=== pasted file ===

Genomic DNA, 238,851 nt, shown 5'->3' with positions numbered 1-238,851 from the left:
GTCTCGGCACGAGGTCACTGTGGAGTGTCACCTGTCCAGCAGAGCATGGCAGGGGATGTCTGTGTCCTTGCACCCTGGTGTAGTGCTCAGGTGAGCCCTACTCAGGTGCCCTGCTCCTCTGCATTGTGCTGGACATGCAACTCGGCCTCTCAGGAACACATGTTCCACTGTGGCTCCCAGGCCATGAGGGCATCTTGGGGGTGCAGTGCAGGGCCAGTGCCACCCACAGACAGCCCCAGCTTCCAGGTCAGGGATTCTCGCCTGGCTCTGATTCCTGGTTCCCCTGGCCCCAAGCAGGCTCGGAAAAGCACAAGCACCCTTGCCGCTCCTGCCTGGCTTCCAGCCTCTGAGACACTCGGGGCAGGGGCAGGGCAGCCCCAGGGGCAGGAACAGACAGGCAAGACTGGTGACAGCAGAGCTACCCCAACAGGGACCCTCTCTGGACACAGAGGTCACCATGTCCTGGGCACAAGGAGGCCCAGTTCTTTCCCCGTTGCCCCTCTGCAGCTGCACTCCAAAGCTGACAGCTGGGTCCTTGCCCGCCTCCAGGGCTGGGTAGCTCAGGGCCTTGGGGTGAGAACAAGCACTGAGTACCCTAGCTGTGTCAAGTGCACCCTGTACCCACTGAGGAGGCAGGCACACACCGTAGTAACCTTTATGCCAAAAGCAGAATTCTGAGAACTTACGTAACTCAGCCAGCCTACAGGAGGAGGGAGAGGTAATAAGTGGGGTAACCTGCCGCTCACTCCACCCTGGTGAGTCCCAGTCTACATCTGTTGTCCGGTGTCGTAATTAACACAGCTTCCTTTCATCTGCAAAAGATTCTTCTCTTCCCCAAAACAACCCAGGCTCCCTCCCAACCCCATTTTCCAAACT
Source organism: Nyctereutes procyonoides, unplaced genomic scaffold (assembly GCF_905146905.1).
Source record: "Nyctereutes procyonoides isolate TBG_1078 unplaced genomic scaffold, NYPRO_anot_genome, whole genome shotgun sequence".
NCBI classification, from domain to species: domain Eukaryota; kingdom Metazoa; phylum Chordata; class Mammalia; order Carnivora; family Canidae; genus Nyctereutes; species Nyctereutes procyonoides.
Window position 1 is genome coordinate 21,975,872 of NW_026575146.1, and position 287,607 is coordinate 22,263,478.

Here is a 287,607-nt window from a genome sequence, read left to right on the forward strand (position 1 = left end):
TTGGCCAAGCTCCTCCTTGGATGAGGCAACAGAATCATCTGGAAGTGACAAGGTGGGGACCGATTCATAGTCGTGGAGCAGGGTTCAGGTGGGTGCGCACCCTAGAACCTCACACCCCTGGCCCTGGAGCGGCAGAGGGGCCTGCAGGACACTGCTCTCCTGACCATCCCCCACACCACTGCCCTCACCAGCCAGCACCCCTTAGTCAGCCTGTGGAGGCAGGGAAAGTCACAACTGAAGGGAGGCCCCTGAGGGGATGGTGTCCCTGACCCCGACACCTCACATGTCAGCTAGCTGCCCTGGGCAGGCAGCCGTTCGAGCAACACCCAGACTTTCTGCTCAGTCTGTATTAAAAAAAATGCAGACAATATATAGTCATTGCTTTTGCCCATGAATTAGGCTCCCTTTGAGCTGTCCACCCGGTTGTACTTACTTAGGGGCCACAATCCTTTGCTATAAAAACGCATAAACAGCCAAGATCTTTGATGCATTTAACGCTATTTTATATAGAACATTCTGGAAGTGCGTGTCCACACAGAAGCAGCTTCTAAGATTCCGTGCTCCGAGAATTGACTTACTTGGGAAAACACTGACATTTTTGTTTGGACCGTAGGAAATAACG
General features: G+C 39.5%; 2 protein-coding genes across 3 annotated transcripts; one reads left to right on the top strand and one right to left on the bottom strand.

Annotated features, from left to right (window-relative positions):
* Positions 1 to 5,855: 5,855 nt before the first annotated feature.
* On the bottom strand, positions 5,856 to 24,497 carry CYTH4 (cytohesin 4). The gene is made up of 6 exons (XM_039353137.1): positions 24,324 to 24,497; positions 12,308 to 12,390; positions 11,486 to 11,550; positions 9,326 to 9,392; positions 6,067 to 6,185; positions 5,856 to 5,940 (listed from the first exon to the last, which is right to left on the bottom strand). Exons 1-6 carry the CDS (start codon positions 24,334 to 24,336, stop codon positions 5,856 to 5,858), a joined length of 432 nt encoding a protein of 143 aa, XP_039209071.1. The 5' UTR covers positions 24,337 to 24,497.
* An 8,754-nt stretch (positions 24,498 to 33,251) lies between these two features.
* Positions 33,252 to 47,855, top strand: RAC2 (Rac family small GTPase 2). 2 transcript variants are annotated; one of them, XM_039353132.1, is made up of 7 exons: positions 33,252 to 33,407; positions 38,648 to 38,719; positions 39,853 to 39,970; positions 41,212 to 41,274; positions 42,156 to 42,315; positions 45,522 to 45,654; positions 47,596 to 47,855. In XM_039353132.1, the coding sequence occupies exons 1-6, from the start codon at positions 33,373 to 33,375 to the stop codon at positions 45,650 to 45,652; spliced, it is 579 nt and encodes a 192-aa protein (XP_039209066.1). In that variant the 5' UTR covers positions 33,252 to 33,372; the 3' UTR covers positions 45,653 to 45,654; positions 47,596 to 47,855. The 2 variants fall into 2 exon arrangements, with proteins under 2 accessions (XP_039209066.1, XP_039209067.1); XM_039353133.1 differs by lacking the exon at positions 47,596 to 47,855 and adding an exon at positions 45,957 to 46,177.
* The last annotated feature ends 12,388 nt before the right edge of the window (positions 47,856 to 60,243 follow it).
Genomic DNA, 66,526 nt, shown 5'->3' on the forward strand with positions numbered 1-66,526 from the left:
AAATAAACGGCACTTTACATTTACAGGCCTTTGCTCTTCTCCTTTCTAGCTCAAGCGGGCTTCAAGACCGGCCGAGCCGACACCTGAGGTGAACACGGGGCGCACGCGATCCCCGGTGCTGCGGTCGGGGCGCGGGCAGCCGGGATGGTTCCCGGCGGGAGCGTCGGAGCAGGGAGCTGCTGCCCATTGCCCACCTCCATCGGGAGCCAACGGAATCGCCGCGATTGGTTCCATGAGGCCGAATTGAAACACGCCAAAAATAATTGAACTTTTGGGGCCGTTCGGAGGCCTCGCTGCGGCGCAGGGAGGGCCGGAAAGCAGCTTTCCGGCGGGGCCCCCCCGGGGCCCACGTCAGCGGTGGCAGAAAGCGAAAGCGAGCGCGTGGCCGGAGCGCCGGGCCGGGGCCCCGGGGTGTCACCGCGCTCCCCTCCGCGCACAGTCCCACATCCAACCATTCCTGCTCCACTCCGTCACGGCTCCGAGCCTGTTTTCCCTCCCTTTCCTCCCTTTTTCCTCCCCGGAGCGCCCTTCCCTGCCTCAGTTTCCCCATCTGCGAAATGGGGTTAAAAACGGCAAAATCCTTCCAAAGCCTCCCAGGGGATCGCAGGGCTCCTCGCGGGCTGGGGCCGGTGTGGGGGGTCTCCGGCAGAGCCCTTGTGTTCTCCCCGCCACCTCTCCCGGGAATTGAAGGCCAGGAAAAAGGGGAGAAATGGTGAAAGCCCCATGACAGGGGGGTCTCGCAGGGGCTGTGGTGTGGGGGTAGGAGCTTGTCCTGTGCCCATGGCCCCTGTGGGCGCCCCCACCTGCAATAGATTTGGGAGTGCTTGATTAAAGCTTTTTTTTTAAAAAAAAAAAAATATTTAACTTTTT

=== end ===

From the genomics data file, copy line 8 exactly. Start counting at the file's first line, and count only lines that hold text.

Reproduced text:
TTGGCCAAGCTCCTCCTTGGATGAGGCAACAGAATCATCTGGAAGTGACAAGGTGGGGACCGATTCATAGTCGTGGAGCAGGGTTCAGGTGGGTGCGCACCCTAGAACCTCACACCCCTGGCCCTGGAGCGGCAGAGGGGCCTGCAGGACACTGCTCTCCTGACCATCCCCCACACCACTGCCCTCACCAGCCAGCACCCCTTAGTCAGCCTGTGGAGGCAGGGAAAGTCACAACTGAAGGGAGGCCCCTGAGGGGATGGTGTCCCTGACCCCGACACCTCACATGTCAGCTAGCTGCCCTGGGCAGGCAGCCGTTCGAGCAACACCCAGACTTTCTGCTCAGTCTGTATTAAAAAAAATGCAGACAATATATAGTCATTGCTTTTGCCCATGAATTAGGCTCCCTTTGAGCTGTCCACCCGGTTGTACTTACTTAGGGGCCACAATCCTTTGCTATAAAAACGCATAAACAGCCAAGATCTTTGATGCATTTAACGCTATTTTATATAGAACATTCTGGAAGTGCGTGTCCACACAGAAGCAGCTTCTAAGATTCCGTGCTCCGAGAATTGACTTACTTGGGAAAACACTGACATTTTTGTTTGGACCGTAGGAAATAACG